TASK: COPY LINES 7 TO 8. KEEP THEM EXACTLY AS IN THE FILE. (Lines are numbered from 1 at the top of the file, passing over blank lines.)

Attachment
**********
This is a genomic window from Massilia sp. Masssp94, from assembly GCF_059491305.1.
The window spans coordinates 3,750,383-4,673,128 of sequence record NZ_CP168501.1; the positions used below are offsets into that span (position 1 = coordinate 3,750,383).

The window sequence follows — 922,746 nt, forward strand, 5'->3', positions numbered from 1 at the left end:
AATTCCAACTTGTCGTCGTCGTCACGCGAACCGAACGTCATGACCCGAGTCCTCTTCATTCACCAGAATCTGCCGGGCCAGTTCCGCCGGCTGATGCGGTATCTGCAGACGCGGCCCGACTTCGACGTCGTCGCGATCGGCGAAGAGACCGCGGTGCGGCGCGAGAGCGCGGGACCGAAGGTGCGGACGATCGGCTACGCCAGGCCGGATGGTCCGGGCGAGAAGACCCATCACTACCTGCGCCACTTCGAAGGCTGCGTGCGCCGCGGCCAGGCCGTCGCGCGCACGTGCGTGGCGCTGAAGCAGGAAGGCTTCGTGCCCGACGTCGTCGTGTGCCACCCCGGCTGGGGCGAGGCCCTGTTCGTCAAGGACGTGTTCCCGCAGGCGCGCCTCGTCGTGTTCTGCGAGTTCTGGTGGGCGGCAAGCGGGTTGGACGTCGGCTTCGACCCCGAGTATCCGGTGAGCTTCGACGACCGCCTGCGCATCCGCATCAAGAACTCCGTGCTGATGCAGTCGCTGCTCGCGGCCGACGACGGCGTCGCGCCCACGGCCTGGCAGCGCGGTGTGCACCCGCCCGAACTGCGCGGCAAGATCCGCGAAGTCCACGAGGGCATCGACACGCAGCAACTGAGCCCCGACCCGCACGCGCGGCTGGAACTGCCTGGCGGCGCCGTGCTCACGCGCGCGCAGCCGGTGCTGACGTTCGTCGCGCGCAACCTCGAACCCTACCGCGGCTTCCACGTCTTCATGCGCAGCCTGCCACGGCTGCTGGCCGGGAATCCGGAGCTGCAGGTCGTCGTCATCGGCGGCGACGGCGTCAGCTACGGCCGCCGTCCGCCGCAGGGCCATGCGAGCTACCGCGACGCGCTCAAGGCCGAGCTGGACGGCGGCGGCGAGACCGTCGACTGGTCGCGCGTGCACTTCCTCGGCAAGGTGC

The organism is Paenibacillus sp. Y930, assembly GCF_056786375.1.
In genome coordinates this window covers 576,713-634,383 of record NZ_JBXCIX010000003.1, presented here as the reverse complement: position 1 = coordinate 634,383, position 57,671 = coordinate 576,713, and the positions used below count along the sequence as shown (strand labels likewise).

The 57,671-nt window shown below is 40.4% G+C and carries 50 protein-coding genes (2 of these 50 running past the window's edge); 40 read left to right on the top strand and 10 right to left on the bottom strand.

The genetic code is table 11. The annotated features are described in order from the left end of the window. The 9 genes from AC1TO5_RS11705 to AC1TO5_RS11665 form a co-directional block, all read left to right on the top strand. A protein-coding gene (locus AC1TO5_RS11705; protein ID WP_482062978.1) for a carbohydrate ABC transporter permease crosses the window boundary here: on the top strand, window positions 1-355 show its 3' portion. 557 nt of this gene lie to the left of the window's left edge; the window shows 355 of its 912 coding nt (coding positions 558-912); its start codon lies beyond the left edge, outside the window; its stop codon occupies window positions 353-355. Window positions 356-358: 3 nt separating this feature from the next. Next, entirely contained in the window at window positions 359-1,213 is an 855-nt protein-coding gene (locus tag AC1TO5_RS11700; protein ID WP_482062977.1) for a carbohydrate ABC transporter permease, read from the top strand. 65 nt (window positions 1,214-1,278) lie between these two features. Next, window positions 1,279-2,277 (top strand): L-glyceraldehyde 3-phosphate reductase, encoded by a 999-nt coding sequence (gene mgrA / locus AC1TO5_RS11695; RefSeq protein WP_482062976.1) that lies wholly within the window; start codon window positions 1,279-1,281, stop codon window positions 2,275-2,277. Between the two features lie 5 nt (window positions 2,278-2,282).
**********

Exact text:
The 57,671-nt window shown below is 40.4% G+C and carries 50 protein-coding genes (2 of these 50 running past the window's edge); 40 read left to right on the top strand and 10 right to left on the bottom strand.

The genetic code is table 11. The annotated features are described in order from the left end of the window. The 9 genes from AC1TO5_RS11705 to AC1TO5_RS11665 form a co-directional block, all read left to right on the top strand. A protein-coding gene (locus AC1TO5_RS11705; protein ID WP_482062978.1) for a carbohydrate ABC transporter permease crosses the window boundary here: on the top strand, window positions 1-355 show its 3' portion. 557 nt of this gene lie to the left of the window's left edge; the window shows 355 of its 912 coding nt (coding positions 558-912); its start codon lies beyond the left edge, outside the window; its stop codon occupies window positions 353-355. Window positions 356-358: 3 nt separating this feature from the next. Next, entirely contained in the window at window positions 359-1,213 is an 855-nt protein-coding gene (locus tag AC1TO5_RS11700; protein ID WP_482062977.1) for a carbohydrate ABC transporter permease, read from the top strand. 65 nt (window positions 1,214-1,278) lie between these two features. Next, window positions 1,279-2,277 (top strand): L-glyceraldehyde 3-phosphate reductase, encoded by a 999-nt coding sequence (gene mgrA / locus AC1TO5_RS11695; RefSeq protein WP_482062976.1) that lies wholly within the window; start codon window positions 1,279-1,281, stop codon window positions 2,275-2,277. Between the two features lie 5 nt (window positions 2,278-2,282).